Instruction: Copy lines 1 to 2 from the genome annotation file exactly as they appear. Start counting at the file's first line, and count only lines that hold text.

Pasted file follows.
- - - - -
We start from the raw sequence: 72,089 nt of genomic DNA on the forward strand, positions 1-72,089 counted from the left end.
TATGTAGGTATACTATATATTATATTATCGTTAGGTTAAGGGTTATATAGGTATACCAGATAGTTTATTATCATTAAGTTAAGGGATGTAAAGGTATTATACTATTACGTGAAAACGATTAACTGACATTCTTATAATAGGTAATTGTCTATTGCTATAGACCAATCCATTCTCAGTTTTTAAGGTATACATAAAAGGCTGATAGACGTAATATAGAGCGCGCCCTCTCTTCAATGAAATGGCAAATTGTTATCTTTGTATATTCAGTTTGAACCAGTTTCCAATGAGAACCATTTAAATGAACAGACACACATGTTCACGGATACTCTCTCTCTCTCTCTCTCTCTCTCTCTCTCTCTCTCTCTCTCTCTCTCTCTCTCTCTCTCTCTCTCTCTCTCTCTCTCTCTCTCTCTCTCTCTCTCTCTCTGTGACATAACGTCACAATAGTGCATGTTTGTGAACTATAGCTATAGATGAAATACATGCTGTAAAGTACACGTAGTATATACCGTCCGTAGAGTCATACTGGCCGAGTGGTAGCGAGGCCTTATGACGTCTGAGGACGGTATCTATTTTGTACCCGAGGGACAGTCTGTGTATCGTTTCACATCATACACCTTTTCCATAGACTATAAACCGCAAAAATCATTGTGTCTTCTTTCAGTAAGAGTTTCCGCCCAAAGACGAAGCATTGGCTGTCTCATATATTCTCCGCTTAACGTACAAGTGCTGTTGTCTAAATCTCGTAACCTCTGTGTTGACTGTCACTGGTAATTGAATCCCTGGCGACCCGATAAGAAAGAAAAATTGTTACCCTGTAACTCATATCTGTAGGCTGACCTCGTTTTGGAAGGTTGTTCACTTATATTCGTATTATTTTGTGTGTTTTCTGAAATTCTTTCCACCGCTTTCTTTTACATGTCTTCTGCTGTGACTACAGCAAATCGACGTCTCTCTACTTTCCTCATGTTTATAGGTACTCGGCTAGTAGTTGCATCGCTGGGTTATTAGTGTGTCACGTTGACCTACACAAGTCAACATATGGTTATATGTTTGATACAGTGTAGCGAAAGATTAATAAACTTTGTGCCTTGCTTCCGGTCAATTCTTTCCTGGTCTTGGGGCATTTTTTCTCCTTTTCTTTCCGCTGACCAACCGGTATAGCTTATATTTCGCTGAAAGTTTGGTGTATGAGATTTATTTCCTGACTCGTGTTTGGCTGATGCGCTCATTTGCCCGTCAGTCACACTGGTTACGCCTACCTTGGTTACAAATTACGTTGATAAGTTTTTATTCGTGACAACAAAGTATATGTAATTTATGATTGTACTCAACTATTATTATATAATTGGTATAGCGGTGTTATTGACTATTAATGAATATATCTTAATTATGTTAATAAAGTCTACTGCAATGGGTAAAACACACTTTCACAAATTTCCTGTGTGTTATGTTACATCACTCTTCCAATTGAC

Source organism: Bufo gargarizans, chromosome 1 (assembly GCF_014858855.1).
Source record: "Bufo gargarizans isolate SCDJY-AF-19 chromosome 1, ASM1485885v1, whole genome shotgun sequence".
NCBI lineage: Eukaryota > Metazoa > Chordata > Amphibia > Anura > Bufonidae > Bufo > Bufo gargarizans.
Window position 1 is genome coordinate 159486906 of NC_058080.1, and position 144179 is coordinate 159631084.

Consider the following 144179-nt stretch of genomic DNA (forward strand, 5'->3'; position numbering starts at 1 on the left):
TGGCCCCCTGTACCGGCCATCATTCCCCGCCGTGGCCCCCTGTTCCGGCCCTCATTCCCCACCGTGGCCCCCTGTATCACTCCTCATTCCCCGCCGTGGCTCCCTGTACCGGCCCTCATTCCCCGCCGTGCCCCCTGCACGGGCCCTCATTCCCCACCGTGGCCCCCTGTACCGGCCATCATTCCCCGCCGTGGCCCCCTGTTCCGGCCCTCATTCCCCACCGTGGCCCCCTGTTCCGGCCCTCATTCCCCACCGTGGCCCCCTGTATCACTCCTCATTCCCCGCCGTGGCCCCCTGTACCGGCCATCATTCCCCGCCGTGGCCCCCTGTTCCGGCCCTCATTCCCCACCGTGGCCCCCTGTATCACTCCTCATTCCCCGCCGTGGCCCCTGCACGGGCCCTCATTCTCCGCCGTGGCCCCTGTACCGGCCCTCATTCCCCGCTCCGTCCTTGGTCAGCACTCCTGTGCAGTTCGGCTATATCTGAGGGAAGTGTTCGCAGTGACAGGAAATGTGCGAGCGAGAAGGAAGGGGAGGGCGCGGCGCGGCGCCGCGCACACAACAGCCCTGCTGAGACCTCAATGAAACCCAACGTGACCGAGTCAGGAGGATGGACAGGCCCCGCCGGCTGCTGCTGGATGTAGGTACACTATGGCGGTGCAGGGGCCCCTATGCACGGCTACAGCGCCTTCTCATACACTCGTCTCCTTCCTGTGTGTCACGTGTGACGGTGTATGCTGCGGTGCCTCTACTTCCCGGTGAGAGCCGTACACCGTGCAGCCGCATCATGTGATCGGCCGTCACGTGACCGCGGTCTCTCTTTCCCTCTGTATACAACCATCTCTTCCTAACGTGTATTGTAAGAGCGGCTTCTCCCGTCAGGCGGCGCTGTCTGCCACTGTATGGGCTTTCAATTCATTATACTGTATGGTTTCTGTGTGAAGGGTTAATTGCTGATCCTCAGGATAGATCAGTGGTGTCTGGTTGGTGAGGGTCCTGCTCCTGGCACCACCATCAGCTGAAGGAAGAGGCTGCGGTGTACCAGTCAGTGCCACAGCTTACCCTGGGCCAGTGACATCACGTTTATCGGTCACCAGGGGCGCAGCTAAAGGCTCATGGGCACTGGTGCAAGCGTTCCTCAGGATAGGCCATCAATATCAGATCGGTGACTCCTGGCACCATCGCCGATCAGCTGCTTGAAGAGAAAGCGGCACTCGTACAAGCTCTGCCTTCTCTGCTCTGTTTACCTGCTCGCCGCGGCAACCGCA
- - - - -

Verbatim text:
We start from the raw sequence: 72,089 nt of genomic DNA on the forward strand, positions 1-72,089 counted from the left end.
TATGTAGGTATACTATATATTATATTATCGTTAGGTTAAGGGTTATATAGGTATACCAGATAGTTTATTATCATTAAGTTAAGGGATGTAAAGGTATTATACTATTACGTGAAAACGATTAACTGACATTCTTATAATAGGTAATTGTCTATTGCTATAGACCAATCCATTCTCAGTTTTTAAGGTATACATAAAAGGCTGATAGACGTAATATAGAGCGCGCCCTCTCTTCAATGAAATGGCAAATTGTTATCTTTGTATATTCAGTTTGAACCAGTTTCCAATGAGAACCATTTAAATGAACAGACACACATGTTCACGGATACTCTCTCTCTCTCTCTCTCTCTCTCTCTCTCTCTCTCTCTCTCTCTCTCTCTCTCTCTCTCTCTCTCTCTCTCTCTCTCTCTCTCTCTCTCTCTCTCTCTCTGTGACATAACGTCACAATAGTGCATGTTTGTGAACTATAGCTATAGATGAAATACATGCTGTAAAGTACACGTAGTATATACCGTCCGTAGAGTCATACTGGCCGAGTGGTAGCGAGGCCTTATGACGTCTGAGGACGGTATCTATTTTGTACCCGAGGGACAGTCTGTGTATCGTTTCACATCATACACCTTTTCCATAGACTATAAACCGCAAAAATCATTGTGTCTTCTTTCAGTAAGAGTTTCCGCCCAAAGACGAAGCATTGGCTGTCTCATATATTCTCCGCTTAACGTACAAGTGCTGTTGTCTAAATCTCGTAACCTCTGTGTTGACTGTCACTGGTAATTGAATCCCTGGCGACCCGATAAGAAAGAAAAATTGTTACCCTGTAACTCATATCTGTAGGCTGACCTCGTTTTGGAAGGTTGTTCACTTATATTCGTATTATTTTGTGTGTTTTCTGAAATTCTTTCCACCGCTTTCTTTTACATGTCTTCTGCTGTGACTACAGCAAATCGACGTCTCTCTACTTTCCTCATGTTTATAGGTACTCGGCTAGTAGTTGCATCGCTGGGTTATTAGTGTGTCACGTTGACCTACACAAGTCAACATATGGTTATATGTTTGATACAGTGTAGCGAAAGATTAATAAACTTTGTGCCTTGCTTCCGGTCAATTCTTTCCTGGTCTTGGGGCATTTTTTCTCCTTTTCTTTCCGCTGACCAACCGGTATAGCTTATATTTCGCTGAAAGTTTGGTGTATGAGATTTATTTCCTGACTCGTGTTTGGCTGATGCGCTCATTTGCCCGTCAGTCACACTGGTTACGCCTACCTTGGTTACAAATTACGTTGATAAGTTTTTATTCGTGACAACAAAGTATATGTAATTTATGATTGTACTCAACTATTATTATATAATTGGTATAGCGGTGTTATTGACTATTAATGAATATATCTTAATTATGTTAATAAAGTCTACTGCAATGGGTAAAACACACTTTCACAAATTTCCTGTGTGTTATGTTACATCACTCTTCCAATTGAC